If you could be anyone in the world, who would you be? Where would you live? How would you make a living? How would you get help if you needed it?
There are certain general life circumstances that most of us would prefer. If we were given the choice, most of us would probably choose life circumstances that would enable us to do what we wanted, kept us safe from harm, and made us happy. We might also want to be born into a position that granted us some special status or economic benefit, like being the child of wealthy or politically connected parents.
But what if you were going to be randomly assigned a position in a brand new society? Imagine that you would have no control at all over what position you would occupy in that society — whether rich, poor, male, female, a member of a group that’s currently discriminated against or not — but that you could choose what kind of society it was overall. You would probably want the society to be as fair and just as possible.
Asking these questions is the beginning of a thought experiment in practical philosophy. Its point is to help us think about what a truly fair society would look like. It asks us to envision a scenario in which we have to create the political and social structures for a new society that we are going to live in. In this imaginary society that we are creating, we would not know what position we ourselves would occupy. How would we want this world to be if we knew we might be born into the worst possible position in society? What would we choose if all we were thinking about was how well or poorly our own lives could go in this society?
In contemporary philosophy, this uncertainty about what our own position would be is known as the veil of ignorance. Behind this veil of ignorance, we would not know the class, gender, ethnic background, economic status, or anything else about who we would be. The thought experiment is intended to help us come up with a just system for a society of equal citizens.1
The idea of the veil of ignorance is normally used as a tool for thinking about justice in exclusively human societies. But there’s no reason to think that we should only consider possible situations which humans could be in. That would be arbitrary. The reason we give moral consideration to humans is because their lives can be good or bad depending on their situation, and because they can be helped or harmed by what we do. But this does not apply only to humans. All sentient animals can have good and bad experiences in their lives. In order to be fair, we need to include all sentient beings.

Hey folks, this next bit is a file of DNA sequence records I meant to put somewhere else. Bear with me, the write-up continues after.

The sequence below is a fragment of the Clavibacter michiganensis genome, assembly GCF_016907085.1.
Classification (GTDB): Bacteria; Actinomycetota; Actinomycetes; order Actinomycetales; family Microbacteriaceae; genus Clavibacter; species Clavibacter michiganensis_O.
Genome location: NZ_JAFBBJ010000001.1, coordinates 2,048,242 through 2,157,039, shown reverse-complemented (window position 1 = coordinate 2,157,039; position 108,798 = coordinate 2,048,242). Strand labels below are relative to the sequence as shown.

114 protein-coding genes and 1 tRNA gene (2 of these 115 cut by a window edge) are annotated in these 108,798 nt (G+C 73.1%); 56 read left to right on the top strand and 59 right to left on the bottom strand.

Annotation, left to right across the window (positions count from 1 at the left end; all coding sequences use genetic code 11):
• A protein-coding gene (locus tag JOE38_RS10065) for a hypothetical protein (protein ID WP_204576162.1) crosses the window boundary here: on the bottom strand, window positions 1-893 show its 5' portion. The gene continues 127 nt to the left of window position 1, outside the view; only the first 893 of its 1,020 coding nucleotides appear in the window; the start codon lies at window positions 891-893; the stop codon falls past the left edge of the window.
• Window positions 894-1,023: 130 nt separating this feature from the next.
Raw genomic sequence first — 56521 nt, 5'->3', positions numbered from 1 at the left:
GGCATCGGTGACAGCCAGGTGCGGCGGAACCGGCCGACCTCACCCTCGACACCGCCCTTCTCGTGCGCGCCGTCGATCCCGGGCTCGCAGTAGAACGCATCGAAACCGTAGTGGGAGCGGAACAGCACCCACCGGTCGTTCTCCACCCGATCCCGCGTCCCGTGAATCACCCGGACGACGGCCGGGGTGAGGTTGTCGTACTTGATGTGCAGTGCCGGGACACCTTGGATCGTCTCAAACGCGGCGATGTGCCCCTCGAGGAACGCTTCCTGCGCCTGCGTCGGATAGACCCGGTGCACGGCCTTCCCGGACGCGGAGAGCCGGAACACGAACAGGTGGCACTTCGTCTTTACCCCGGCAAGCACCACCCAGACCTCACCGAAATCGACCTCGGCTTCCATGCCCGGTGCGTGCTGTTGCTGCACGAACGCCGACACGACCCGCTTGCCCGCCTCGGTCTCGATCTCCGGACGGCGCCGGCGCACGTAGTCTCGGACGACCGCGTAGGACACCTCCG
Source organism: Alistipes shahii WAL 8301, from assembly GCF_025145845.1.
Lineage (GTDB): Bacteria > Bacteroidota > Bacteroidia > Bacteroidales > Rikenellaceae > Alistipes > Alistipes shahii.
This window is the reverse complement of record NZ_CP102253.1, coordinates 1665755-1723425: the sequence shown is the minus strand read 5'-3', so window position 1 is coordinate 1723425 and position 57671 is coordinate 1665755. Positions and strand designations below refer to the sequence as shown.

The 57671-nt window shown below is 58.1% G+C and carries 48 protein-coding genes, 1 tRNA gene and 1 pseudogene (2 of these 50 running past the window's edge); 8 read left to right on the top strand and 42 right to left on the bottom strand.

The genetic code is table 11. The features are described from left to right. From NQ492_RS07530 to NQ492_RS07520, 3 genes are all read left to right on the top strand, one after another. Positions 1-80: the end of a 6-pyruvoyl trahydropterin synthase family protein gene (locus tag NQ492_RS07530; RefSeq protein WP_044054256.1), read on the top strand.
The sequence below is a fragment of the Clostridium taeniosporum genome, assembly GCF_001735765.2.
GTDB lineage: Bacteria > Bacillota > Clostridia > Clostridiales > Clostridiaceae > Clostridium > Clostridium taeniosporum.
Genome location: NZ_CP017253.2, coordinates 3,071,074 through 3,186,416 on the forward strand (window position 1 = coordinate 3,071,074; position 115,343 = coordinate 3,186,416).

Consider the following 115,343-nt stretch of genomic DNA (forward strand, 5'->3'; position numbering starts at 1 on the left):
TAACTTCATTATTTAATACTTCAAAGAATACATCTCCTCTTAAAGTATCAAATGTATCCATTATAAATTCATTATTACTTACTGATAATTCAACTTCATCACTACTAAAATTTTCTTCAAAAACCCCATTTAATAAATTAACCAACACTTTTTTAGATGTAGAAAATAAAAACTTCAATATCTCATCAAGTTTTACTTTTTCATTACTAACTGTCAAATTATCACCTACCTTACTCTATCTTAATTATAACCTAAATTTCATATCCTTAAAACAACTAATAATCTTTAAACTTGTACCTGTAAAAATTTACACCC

What would a society based on principles of equality look like if it included all sentient animals? There are approximately 24 billion domesticated animals (excluding aquatic animals and bees), over 3 trillion land vertebrates, and around 13 trillion wild fishes on the planet right now. And there are only about 6 billion humans. Chances are, when you emerged from the veil of ignorance, you would discover you were a nonhuman animal.
If you did not know which species you would be, how would you create this new society? What norms would you introduce, and what laws would you enforce regarding how humans should act toward nonhuman animals?
If there was a good possibility that you could be born a cow and bred in a factory farm (after all, cows outnumber humans), would you make it legal for factories to confine and kill cows for their milk, meat, and skin? If you might become a whale or dolphin, would you make it legal for theme parks to hold you in a small confined pool (comparable to keeping a human in a bath tub), letting you into a larger pool only to force you to perform tricks in areas so noisy it could drive you insane? What if you might be a deer? Would you create a society that held deers in such low regard that it might institute a policy to starve you to death or shoot you in order to preserve an endangered species of plant? What if you could be a chimpanzee dying of Ebola while humans argued over whether it was worth the cost to treat you? Or an animal who was starving in the wild, whose life could be easily saved by human intervention, but where human society considered the “autonomy” of wild animals to be more important than their wellbeing?
Many beings suffer because they are either exploited or simply disregarded. This is what society is like today. But it doesn’t have to be this way. It may be difficult to envision a society in which all beings are respected, but that does not mean we cannot take action now to help create such a society. There was a time when women’s suffrage and the abolition of human slavery seemed impossible. Doing what is just as a society requires individuals to take a stance in defense of those who cannot help themselves. It is up to all of us to work toward a better society for nonhuman animals.
Dombrowski, D. A. (1998) “Rawls and Animals”, International Journal of Applied Philosophy, 12 (1), pp. 63-77.
Elliot, R.(1984) “Rawlsian Justice and non-human animals”, Journal of Applied Philosophy, 1 (1), pp. 95-106
Nussbaum, M. C. (2006) Frontiers of justice: Disability, nationality, species membership, Cambridge: Harvard University Press.
Rowlands, M. (2009 ) Animal rights: Moral, theory and practice, 2nd ed., New York: Palgrave Macmillan.
Tanner, J. (2011) “Rowlands, Rawlsian justice and animal experimentation”, Ethical Theory and Moral Practice, 14 (5), pp. 569-587.
VanDeVeer, D. (1979) “On beasts, persons and the original position”, The Monist, 62, pp. 368-377.
1 Rawls, J. (1999 ) A theory of justice, rev. ed., Cambridge: Harvard University Press. See also Harsanyi, J. (1955) “Cardinal welfare, individualistic ethics, and interpersonal comparisons of utility”, Journal of Political Economy, 63, pp. 309-321.